Blackbirdan online journal of literature and the artsSpring 2018  Vol. 17 No. 1

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Director’s Commentary
by Mark Armstrong

Lily Basen as Roya and Lou Liberatore as Paul in a 2013 performance of Kandahar to Canada
 Lily Basen as Roya and Lou Liberatore as Paul in a 2013 performance of Kandahar to Canada
 (the 34th Marathon of One-Act Plays at New York’s Ensemble Studio Theatre).

Kandahar to Canada could only have come from the creative mind of Dan O’Brien, a writer committed to interrogating both the complex world around us and his own psyche with equal fearlessness. Over the last decade Dan has dedicated himself to exploring and chronicling the life and experiences of war reporter and photographer Paul Watson, who received the Pulitzer Prize in 1994 for his iconic photo of S.Sgt. William Cleveland’s body being dragged through the streets of Mogadishu during the botched American military action in Somalia—and who has struggled subsequently with post-traumatic stress disorder and chronic depression. The resultant body of work includes three full-length plays, a collection of poems, and an opera in addition to Kandahar to Canada.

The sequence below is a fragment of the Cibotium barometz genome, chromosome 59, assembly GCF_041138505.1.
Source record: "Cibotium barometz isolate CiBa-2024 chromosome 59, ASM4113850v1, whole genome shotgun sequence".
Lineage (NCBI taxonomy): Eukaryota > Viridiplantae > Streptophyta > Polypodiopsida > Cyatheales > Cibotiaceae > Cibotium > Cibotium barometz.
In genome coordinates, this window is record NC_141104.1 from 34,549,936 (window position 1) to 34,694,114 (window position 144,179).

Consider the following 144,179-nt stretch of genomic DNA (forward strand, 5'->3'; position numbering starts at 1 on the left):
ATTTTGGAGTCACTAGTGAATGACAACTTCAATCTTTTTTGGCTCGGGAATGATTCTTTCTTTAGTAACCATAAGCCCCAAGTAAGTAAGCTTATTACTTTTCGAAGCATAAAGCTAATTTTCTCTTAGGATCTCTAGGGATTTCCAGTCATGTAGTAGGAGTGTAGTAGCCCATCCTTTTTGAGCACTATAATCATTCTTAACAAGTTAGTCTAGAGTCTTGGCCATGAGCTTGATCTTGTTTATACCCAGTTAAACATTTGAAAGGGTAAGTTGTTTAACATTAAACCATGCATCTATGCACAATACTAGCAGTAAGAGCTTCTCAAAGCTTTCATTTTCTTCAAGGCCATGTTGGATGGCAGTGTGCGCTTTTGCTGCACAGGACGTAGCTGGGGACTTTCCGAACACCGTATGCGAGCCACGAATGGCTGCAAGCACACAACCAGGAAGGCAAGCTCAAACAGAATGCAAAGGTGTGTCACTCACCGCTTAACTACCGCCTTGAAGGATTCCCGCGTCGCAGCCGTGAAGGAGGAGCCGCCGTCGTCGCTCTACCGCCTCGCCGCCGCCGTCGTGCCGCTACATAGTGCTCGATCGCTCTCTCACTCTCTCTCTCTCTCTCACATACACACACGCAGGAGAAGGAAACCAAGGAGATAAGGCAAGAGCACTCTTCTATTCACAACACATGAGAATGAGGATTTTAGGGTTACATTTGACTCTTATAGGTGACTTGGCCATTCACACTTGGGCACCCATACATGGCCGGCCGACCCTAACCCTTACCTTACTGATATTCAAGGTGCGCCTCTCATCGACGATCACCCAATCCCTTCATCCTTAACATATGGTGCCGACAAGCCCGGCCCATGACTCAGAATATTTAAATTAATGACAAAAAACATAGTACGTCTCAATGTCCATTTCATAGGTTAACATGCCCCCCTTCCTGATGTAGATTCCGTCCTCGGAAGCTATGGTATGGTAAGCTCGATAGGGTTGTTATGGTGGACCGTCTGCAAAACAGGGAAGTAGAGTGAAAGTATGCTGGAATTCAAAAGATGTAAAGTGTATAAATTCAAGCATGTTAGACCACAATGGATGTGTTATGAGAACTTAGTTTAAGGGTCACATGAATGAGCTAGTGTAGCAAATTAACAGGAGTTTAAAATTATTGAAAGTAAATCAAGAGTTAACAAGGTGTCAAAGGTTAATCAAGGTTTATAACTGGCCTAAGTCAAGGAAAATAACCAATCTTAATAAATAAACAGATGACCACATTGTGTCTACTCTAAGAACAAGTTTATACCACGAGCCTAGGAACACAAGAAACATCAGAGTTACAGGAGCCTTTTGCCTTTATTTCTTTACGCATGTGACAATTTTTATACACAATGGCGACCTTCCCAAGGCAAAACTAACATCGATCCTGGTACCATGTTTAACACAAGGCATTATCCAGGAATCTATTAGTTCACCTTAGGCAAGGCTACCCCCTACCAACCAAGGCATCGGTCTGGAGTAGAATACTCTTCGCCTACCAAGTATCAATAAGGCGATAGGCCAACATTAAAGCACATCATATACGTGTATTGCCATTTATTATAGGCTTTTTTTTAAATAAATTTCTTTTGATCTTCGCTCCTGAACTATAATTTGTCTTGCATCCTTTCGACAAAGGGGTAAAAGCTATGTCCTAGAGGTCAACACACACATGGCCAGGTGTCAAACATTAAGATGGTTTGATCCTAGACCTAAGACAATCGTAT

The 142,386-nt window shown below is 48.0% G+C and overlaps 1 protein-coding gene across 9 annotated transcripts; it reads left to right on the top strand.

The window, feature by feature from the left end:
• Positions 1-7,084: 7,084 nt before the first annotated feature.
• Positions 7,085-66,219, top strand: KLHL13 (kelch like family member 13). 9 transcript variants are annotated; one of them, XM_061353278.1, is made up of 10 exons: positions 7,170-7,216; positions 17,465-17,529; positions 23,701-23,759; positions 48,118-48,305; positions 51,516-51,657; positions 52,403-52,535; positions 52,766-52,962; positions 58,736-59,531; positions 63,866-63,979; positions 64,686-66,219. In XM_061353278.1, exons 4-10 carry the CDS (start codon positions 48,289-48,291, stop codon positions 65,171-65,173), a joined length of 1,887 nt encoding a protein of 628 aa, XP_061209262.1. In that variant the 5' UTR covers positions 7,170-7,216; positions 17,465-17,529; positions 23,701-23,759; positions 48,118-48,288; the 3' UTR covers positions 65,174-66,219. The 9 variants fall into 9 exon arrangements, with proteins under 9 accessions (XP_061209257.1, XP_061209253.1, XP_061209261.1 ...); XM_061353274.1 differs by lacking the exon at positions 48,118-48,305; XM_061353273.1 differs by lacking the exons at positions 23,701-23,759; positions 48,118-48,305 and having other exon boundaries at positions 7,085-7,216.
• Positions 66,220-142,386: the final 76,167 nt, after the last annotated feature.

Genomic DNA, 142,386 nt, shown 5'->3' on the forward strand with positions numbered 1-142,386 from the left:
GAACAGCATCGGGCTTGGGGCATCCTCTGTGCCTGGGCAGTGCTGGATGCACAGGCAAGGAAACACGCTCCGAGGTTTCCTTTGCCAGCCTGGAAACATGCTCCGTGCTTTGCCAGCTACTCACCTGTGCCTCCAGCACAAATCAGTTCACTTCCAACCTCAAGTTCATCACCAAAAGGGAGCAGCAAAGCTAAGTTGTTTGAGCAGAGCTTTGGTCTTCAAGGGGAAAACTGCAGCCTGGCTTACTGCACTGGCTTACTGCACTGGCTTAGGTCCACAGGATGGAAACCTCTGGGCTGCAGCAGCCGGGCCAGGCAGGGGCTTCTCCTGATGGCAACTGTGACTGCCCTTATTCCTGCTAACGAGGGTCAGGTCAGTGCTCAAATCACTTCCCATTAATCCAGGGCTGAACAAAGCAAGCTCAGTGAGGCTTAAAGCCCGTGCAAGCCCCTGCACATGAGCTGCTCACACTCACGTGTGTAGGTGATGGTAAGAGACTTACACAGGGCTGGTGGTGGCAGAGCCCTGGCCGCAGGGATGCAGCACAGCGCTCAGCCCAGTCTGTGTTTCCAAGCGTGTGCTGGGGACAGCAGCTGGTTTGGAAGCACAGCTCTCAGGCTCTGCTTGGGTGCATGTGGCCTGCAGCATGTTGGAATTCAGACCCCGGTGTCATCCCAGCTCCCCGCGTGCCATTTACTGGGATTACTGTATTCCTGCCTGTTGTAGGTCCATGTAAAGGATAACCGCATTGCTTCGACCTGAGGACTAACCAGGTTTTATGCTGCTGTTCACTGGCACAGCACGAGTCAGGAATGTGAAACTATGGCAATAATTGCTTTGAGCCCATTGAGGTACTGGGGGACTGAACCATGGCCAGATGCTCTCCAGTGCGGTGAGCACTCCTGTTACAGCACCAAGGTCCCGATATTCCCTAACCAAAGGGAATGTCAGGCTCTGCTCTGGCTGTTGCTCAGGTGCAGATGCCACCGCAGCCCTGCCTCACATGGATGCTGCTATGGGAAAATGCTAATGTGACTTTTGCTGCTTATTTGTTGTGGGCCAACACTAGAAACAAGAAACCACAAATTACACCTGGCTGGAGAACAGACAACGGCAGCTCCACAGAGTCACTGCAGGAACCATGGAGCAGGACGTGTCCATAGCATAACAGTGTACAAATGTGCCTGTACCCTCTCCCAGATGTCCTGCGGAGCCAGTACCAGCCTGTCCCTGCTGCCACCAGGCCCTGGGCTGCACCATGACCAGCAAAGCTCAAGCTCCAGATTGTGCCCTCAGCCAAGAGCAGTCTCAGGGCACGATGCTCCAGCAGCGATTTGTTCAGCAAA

Kandahar to Canada marked my second collaboration with Dan. It’s impossible for me to reflect on our production at Ensemble Studio Theatre without thinking about the fact that two different actors played Paul during our run. The great Jay Patterson, who was initially cast in the role, surfaced Paul’s trauma and anxiety in a performance teeming with edgy panic and a visceral sense of protectiveness toward his young friend. The wonderful Lou Liberatore—brought on when Jay’s schedule shifted unexpectedly—delivered a performance that shared with us Paul’s weariness, his sadness. As they alternated in the role, watching the performances brought home for me the great expanse of our psyches, the multitudes we contain, the mystery that lies at the heart of our attempts to understand our lives and our experiences. When I think about Kandahar to Canada, I think of Lou Liberatore, body slightly quavering with a sense of restrained anguish, and I think of Jay Patterson, chin jutting forward with a righteous recklessness. I experience the play’s exploration of trauma as a collaboration between those two men, even though they never appeared onstage together.

But all that said, unlike his other plays about Paul, I don’t think Dan wrote this piece primarily to share another story about Paul, although he clearly does that too (and beautifully). I think he wrote the play so that he and Paul together could share the story of Roya. And that is the story you now get to experience.  bug

Mark Armstrong is the executive director for The 24 Hour Plays and a member of Ensemble Studio Theatre, where he directed Kandahar to Canada and Christopher Shinn’s Falling Away.

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